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Researchers have recently started to study a genomic region called MHC (major histocompatibility complex) to understand canine diseases known or suspected to be genetically inheritable. In canines, the MHC region is called DLA and in humans it is called HLA. The genes in the region are known to participate in immune responses and immune-mediated diseases. The MHC region is known to favour diversity, unlike most of the rest of the genome that prefers to remain unchanged. Individuals have different forms of genes, called alleles, in the genomic region.

Many immunological diseases have been shown to be related to the genes of MHC-region. Polymorphism and diversity are needed in the region, and thus there should be as many different variants of MHC genes as possible within a breed. Other immunological problems, such as allergies, may also occur more frequently if polymorphism has decreased. When the MHC region is more polymorphic, the body is likely to be more resistant to bacteria and viruses. Some alleles have already been shown to be associated with specific autoimmune diseases; in humans e.g. rheumatism, SLE and MS-disease.

A haplotype is a combination of several alleles which is inherited as a unit. In DLA-tests, a combination of three genes from the MHC region is studied, namely DRB1, DQA1 and DQB1. This haplotype is the most polymorphic in its region. Each dog has two of these haplotypes in its genotype, one inherited from the sire and the other from the dame. If the two haplotypes are different, the individual is heterozygote, and if they are the same, then the individual is homozygote. Homozygote dogs are thus less polymorphic. A dog can pass on only those haplotypes that it has in its genotype.

Several combinations can be built from haplotypes. Haplotype frequencies are typically expressed as percentages of the portion of the haplotype in the studied population. The more variation in the breed genome, the more haplotypes there are. The number of haplotypes is not enough for good diversity, the haplotypes should also distribute evenly in population. If some haplotype is rarely expressed, it is in danger of disappearing. If some haplotype is expressed frequently, there are likely more homozygous dogs. If the number of dogs used in breeding is large and they are used evenly, the disappearance of alleles is slower.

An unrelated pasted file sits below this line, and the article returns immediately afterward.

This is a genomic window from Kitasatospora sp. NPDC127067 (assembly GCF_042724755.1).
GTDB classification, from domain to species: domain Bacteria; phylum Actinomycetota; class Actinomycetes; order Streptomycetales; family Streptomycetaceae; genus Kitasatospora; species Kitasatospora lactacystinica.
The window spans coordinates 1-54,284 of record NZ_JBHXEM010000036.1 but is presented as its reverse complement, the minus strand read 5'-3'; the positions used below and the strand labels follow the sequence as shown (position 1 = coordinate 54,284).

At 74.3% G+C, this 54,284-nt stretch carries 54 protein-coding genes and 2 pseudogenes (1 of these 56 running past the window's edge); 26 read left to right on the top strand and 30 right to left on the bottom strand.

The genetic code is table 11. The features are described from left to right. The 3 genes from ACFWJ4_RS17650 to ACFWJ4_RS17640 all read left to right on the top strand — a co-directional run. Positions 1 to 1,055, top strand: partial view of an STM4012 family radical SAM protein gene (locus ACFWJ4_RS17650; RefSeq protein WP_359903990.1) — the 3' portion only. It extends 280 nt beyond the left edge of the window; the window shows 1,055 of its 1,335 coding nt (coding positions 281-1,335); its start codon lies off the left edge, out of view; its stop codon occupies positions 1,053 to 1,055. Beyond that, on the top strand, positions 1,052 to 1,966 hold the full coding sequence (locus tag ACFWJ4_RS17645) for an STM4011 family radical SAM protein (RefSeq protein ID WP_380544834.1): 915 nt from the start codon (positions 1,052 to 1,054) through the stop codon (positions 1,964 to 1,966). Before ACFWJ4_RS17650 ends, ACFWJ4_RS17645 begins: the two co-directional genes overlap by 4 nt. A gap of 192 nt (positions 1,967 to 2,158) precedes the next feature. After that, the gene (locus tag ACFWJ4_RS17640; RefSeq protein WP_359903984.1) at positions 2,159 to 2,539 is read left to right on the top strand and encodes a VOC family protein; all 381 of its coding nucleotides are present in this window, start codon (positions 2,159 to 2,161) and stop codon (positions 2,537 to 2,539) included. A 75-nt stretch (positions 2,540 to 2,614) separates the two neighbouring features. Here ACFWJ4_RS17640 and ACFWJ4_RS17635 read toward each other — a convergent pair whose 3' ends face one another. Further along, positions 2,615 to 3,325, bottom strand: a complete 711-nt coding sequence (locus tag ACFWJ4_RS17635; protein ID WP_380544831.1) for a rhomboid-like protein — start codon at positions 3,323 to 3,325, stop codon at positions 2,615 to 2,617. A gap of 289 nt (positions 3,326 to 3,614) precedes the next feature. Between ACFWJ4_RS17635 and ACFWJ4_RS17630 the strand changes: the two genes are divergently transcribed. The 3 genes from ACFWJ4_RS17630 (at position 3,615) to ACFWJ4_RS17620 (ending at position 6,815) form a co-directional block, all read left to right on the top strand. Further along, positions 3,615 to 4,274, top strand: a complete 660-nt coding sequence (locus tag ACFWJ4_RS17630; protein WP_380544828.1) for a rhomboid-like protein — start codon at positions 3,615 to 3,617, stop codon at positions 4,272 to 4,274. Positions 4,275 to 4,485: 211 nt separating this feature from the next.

In 2009 the Finnish Bearded Collie Club co-operated with a research group in Helsinki University to undertake a study of genetic diversity of the Bearded Collie. In the study, 77 dogs were selected for analysis, representing as many bloodlines as possible. Some relatedness was unavoidable due to the known breed history of registered Bearded Collies in U.K. This analysis has been reported already and is found in

More testing has been done since the initial study, and the number of tested dogs is 156 as of 3.1.2011. The DLA status of additional 9 dogs has been derived from the results of their parents and offspring. This makes a total of 165 dogs, most of them residing in Finland and registered in the Finnish Kennel Club register. The results are listed in Analysis reveals seven different haplotypes, named Parta1-Parta7 for brevity. This is a reasonable number of haplotypes, but the genetic diversity is less than one might expect since the frequency of the two most common haplotypes is approximately 75%. The frequencies of the haplotypes in the studied population are presented in

The low variation in polymorphism is also seen as a high number of homozygote dogs, approximately 30% of the studied population. Except for one dog, the homozygotes are Parta1 or Parta2 dogs. The exception is Parta3 type. Table 1 (below) gives in detail the seven haplotypes found in the studies Bearded Collie population. The numbers given refer to the alleles of genes, for example DQA1-gene has three different alleles; 00101, 00601 and 00901.

Table 1. Haplotypes found among the studied registered Bearded Collie population.
Haplotype DRB1 DQA1 DQB1
Parta1 01801 00101 00201
Parta2 01801 00101 00802
Parta3 00901 00101 00802
Parta4 01501 00601 00301
Parta5 01501 00601 02301
Parta6 00201 00901 00101
Parta7 01501 00601 02201

Although the analysis has been mainly done of the Bearded Collie population residing in Finland, it is very likely that knowing the background and ancestors of the studied dogs, the situation may be quite similar in other countries as well. A short overview shows that:
- only 18% of the studied dogs are bred from Finnish parents,
- of tested and analysed dogs, 27% were not born in Finland,
- of tested and analysed dogs born in Finland, 44% has one of the parents imported to Finland
- of tested and analysed dogs born in Finland 111% has both of the parents imported to Finland

Thus, altogether 82% of the population was either imported or the parents were imported to Finland. This makes it possible that the distribution of the haplotypes in many other counties is similar.

In addition to the registered Bearded Collies that have been tested, Dr Lynne Sharpe of Brambledale kennel has tested haplotypes of three of her dogs. Of these, B. Breeze has two generations of working Beardie sires, B. Blodyn’s dame is B. Breeze and a third working Beardie sire. The third tested dog is Briery Glen, a working Bearded Collie, who is not closely related to the previous ones. These three dogs have been added in the tables linked above. In short, the Brambledale-born mother and daughter possess less common haplotypes. Especially interesting is that both haplotypes of Briery Glen have not been previously found among registered, tested Bearded Collies (haplotypes described in This gives us hope that by using Bearded Collies from working lines and using the individuals in a sensible way in breeding, the diversity of the genome could be increased.
For those interested in the health records of Brambledale-dogs, refer to